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Just wondering if these two functions are to be done using Nokogiri or via more basic Ruby commands.

require 'open-uri'
require 'nokogiri'
require "net/http"
require "uri"

doc = Nokogiri.parse(open("example.html"))

doc.xpath("//meta[@name='author' or @name='Author']/@content").each do |metaauth|
puts "Author: #{metaauth}"

doc.xpath("//meta[@name='keywords' or @name='Keywords']/@content").each do |metakey|
puts "Keywords: #{metakey}"


Question 1: I'm just trying to parse a directory of .html documents, get the information from the meta html tags, and output the results to a text file if possible. I tried a simple *.html wildcard replacement, but that didn't seem to work (at least not with Nokogiri.parse(open()) maybe it works with ::HTML or ::XML)

Question 2: But more important, is it possible to output all of those meta content outputs into a text file to replace the puts command?

Also forgive me if the code is overly complicated for the simple task being performed, but I'm a little new to Nokogiri / xpath / Ruby.


share|improve this question
I believe you have two totally separate questions here: "how do I extract data from HTML?" and "how do I write a text file?" - I suggest you break this down to its separate parts. As it is - the question is too broad. – Uri Agassi May 31 '14 at 6:37
Well, the extraction part is okay, it's more accessing multiple files and then writing the output to a text file. Labeled the two questions in the body for clarification, so hopefully that helps. Thanks. – tsukugiri May 31 '14 at 8:35

You can output to a file like so:'results.txt','w') do |file|
  file.puts "output"   # See

Alternatively, you could do something like:

authors = doc.xpath("//meta[@name='author' or @name='Author']/@content")
keywrds = doc.xpath("//meta[@name='keywords' or @name='Keywords']/@content")
results ={ |x| "Author: #{x}"   }.join("\n") +
{ |x| "Keywords: #{x}" }.join("\n")'results.txt','w'){ |f| f << results }
share|improve this answer
Thanks for the second part. I was initially doing the first, but then appending each result via something like: 'open('a1.txt', 'a') { |f| f.puts "\nKeywords: #{metakey}" } end' but that works as well. Though I think the combination of analyzing an entire directory + outputting to a plain text file (rather than a csv or something) might be problematic. Might have to make some concessions. – tsukugiri Jun 2 '14 at 2:06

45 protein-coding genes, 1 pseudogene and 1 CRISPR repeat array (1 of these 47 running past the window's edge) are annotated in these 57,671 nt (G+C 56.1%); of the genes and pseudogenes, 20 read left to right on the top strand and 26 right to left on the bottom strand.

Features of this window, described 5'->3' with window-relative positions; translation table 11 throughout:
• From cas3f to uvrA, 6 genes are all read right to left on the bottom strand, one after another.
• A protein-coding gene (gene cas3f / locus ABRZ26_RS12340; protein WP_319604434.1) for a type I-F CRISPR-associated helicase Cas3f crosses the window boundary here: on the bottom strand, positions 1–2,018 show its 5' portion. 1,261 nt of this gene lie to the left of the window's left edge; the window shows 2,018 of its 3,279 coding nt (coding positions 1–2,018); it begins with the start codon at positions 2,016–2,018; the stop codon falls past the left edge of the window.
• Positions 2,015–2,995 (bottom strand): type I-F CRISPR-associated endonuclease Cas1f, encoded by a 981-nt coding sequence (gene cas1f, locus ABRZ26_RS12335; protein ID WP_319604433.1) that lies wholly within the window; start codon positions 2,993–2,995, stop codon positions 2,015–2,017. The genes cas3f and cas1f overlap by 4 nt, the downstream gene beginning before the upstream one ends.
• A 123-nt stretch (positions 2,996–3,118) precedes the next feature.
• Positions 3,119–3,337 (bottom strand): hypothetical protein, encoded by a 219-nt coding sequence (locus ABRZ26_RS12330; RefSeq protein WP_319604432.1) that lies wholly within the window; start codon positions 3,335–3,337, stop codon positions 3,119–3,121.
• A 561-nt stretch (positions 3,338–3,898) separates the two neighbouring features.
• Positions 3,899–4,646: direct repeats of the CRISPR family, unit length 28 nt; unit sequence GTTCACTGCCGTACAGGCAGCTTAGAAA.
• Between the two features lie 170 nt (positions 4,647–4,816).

@tsukugiri With the first option, you can run your entire program inside the block. There's no reason to keep opening and closing the file. – Phrogz Jun 2 '14 at 2:14

I have a code similar.
Please refer to:

module MyParser
  HTML_FILE_DIR = `your html file dir`
  def = {})
    file_list = Dir.entries(HTML_FILE_DIR).reject { |f| f =~ /^\./ }

    result = do |file|
      html ="#{HTML_FILE_DIR}/#{file}")
      doc = Nokogiri::HTML(html)

  def self.parse_to_hash(doc)
    array = []
    array << doc.css(`your select conditons`).first.content
    ... #add your selector code css or xpath


  def self.write_csv(result)"`your out put file name`", 'w') do |csv|
      result.each { |row| csv << row }
share|improve this answer
Thanks. Trying this out, what exactly from my code does into your array << section? Is the second array line required, or could I replace it with one of my existing lines, like "array << doc.xpath("//meta[@name='keywords' or @name='Keywords']/@content").each"? Well, clearly not as that didn't work. Was getting an error: `write_csv': uninitialized constant CSV (NameError) but that seems like a different issue. – tsukugiri May 31 '14 at 8:41
Yes.Please replace doc.css('.....') to doc.xpath('.....') . And CSV class is required csv gem, which is included stardard library. Add require 'csv' at the first line in your code. – utwang May 31 '14 at 22:55

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